Our April concert features flights of fantasy—famous duos, and a trio, that are the products of special relationships between prominent pairs and peers: players with composers, composer and composer, and player with player.
The duos are Franz Schubert’s late Rondo for Violin and Piano in B minor (1826), Zoltán Kodály’s early Duo for Violin and Cello (1914), and Claude Debussy’s Première rhapsodie for Clarinet and Piano (1910). The trio is Johannes Brahms’s Clarinet Trio in A minor, Op. 114 (1891), long a favorite at BCMS.
Brahms was the pianist at the premiere of his Clarinet Trio in 1891, the first of four great works he was to write for clarinetist Richard Mühlfeld, whose consummate artistry coaxed him out of retirement.
Invited by Gabriel Fauré, then the head of the Paris Conservatoire, to create a challenging solo work for clarinet in 1910, Debussy’s Première rhapsodie is appreciated today in its first piano version, and with Debussy’s later orchestration (1911), for its wide expressive range of character and color.
Without the coincidence of two young and adventurous Hungarian composers (Kodály and Bartók) willing to travel the countryside in search of the roots of what would become their national style we might not have the folksy improvisation and children’s song that inform the Duo for Violin and Cello. Virtuosity and imitation, both competitive and cooperative, is the manner in which pairs and peers relate.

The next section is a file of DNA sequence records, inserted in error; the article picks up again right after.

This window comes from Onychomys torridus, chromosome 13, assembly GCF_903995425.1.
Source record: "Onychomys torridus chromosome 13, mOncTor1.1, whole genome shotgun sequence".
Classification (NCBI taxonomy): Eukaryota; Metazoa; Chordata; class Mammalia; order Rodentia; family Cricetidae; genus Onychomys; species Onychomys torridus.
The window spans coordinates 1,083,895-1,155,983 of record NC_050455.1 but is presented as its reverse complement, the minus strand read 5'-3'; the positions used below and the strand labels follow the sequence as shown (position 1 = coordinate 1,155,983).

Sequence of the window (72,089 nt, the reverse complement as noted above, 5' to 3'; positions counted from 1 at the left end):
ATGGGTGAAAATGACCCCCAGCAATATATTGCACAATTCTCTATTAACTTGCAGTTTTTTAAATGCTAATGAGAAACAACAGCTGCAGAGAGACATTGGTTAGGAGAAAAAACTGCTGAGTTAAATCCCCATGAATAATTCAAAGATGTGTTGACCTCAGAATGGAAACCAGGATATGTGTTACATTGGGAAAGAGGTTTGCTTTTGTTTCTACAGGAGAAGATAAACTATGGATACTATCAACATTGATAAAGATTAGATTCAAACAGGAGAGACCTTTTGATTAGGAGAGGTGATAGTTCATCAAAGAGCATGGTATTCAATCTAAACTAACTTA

Franz Schubert really must have been taken with Josef Slavik, who was both a violin virtuoso and a composer often favorably compared to Niccolò Paganini. The Rondo in B minor and the great Fantasy in C major were written by Schubert for Slavik. It is certainly a show of youthful endurance lasting, as a single movement, about fifteen minutes of great tunes, high-kicking antics, ambiguous harmonies and false endings to prolong the fun!